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PBOC ready with prudent policy for long global downturn

Central bank governor says lowering interest rates to zero won't work

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China's monetary policy should remain prudent with room for adjustment as a prolonged downturn in the global economy is likely, central bank governor Yi Gang said.

Beijing

CHINA'S monetary policy should remain prudent with room for adjustment as a prolonged downturn in the global economy is likely, central bank governor Yi Gang said.

The People's Bank of China should be prepared for a "mid- and long-distance race" and stick to conventional policy as long as possible, Mr Yi wrote in an article published on Sunday on the WeChat account of Qiushi, the Communist Party's flagship magazine.

"The world's economic downturn will likely stay for a long time," he wrote. "We should stay focused and targeted, while not competitively lowering interest rates to zero or engaging in quantitative easing."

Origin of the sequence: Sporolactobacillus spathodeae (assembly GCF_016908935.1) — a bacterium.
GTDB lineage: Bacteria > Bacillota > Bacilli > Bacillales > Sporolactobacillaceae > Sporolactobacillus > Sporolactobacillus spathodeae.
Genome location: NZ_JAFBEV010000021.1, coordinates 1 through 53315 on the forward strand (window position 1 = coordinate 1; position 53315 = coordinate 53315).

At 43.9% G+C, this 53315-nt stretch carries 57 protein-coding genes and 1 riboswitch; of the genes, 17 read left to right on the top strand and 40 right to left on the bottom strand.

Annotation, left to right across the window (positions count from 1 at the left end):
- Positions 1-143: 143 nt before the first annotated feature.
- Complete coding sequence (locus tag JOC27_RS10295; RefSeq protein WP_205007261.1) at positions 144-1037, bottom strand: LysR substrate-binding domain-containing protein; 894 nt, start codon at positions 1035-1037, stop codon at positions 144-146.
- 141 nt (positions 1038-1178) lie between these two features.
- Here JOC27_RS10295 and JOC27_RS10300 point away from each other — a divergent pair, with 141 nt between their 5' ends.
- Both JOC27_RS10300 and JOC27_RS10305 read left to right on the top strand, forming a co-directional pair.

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Economic development "should not be simply judged by gross domestic product growth," Mr Yi said, adding that the mission of monetary policy is to keep prices stable and protect people's money from inflation. He also repeated a pledge to keep the yuan flexible and not engage in competitive depreciation.

Mr Yi's comments come ahead of a high level economic meeting expected this month where top leaders and senior officials will lay out growth targets for 2020. Economists anticipate the economy could slip to sub-6 per cent growth, a situation Beijing may be comfortable with as long as employment and risk are in check.

China's central bank has maintained a fairly neutral policy stance compared to its global peers, trimming interest rates for commercial lenders only moderately. The PBOC has voiced concerns on surging consumer inflation which analysts expect to peak at 5 per cent or 6 per cent in early 2020.

In Sunday's article, Mr Yi extensively reviewed the history of global monetary policy since the Great Depression. He said overly loose policy can harm long-term development, because it delays necessary reforms and fuels bubbles. BLOOMBERG